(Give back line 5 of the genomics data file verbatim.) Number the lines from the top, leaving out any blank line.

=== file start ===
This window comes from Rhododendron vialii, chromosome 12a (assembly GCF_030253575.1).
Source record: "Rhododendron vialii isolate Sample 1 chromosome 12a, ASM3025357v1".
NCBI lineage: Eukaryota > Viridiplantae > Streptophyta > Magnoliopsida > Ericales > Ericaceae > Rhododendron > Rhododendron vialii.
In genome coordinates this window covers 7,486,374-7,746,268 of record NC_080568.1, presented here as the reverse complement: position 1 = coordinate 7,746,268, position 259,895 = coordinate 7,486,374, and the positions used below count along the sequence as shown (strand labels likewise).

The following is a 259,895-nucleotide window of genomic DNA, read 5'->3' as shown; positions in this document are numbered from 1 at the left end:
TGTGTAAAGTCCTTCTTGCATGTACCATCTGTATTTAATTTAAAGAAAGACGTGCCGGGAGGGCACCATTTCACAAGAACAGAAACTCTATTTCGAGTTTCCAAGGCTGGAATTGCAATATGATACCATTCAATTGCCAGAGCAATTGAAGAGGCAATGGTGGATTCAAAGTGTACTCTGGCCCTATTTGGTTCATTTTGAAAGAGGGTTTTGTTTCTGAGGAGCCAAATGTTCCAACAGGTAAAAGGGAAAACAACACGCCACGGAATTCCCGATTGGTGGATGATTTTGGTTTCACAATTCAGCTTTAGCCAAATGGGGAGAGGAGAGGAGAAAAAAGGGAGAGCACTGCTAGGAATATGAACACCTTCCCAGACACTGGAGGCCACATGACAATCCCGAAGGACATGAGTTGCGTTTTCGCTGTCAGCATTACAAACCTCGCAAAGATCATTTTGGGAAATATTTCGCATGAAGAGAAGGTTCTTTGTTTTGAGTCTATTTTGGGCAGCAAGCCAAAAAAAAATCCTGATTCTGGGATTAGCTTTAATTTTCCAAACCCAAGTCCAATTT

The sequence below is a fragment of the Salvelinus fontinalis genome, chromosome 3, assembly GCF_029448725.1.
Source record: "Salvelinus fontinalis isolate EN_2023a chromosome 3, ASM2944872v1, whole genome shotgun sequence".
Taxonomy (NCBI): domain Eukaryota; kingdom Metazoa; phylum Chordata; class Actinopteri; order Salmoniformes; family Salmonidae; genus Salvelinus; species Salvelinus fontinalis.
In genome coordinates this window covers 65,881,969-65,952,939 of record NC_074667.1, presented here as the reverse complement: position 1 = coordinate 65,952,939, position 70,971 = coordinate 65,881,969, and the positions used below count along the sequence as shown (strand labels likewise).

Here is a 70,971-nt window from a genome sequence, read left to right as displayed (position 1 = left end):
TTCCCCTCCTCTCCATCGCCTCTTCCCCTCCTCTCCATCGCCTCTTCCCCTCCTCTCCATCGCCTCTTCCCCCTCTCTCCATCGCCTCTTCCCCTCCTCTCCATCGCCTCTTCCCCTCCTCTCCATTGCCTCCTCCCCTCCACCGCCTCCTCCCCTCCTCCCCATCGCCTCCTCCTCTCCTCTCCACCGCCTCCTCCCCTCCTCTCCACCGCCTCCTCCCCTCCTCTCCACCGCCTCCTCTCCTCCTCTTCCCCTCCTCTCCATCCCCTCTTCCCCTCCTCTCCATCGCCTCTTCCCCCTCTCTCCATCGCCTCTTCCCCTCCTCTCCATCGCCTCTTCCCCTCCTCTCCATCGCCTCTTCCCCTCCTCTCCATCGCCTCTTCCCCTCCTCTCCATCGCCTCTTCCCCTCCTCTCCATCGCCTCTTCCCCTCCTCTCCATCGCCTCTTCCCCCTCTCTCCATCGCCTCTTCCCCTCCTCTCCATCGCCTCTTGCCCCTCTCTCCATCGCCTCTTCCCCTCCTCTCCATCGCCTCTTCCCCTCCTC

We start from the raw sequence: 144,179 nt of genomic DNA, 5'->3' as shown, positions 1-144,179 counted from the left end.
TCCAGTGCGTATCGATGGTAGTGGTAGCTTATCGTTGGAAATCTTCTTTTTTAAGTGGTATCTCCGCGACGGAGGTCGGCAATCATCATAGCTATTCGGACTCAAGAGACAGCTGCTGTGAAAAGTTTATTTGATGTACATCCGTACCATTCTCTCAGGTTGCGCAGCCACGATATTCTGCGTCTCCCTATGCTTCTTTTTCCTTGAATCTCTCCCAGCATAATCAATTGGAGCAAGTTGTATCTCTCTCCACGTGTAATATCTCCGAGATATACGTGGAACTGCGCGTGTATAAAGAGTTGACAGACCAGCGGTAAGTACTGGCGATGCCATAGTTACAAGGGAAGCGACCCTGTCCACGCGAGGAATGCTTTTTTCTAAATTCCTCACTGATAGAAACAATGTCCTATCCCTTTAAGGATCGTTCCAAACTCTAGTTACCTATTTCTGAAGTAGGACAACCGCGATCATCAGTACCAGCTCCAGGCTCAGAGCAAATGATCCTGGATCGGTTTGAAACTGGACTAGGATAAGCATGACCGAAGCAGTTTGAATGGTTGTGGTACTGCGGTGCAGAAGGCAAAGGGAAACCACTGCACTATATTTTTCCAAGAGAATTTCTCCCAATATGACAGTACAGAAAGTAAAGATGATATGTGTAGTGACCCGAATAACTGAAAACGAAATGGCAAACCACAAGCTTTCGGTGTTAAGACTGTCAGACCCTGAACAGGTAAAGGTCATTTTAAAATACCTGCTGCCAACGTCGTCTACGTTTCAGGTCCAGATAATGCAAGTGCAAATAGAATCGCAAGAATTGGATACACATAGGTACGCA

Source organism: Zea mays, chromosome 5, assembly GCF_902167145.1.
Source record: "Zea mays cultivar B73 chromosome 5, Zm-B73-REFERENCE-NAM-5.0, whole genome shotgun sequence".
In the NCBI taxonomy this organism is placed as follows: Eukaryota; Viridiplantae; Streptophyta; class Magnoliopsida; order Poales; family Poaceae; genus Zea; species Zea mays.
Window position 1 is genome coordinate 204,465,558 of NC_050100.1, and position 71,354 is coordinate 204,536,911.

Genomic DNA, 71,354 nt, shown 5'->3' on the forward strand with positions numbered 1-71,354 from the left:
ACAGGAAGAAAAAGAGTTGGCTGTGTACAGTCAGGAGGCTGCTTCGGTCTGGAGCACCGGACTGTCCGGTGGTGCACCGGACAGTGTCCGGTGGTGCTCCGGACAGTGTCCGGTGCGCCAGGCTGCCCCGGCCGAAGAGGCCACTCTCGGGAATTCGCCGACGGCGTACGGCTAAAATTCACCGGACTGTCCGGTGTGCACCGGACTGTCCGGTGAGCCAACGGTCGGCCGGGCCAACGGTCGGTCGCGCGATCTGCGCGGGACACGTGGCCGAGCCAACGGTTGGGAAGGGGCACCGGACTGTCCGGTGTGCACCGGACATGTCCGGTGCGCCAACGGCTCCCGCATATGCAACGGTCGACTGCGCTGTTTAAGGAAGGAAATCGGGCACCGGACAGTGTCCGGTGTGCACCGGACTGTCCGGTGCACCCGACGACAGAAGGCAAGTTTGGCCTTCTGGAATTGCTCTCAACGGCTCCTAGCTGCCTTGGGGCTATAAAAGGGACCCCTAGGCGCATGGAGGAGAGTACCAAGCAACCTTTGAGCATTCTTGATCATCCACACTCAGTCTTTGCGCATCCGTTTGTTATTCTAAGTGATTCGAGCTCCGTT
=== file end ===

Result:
The following is a 259,895-nucleotide window of genomic DNA, read 5'->3' as shown; positions in this document are numbered from 1 at the left end: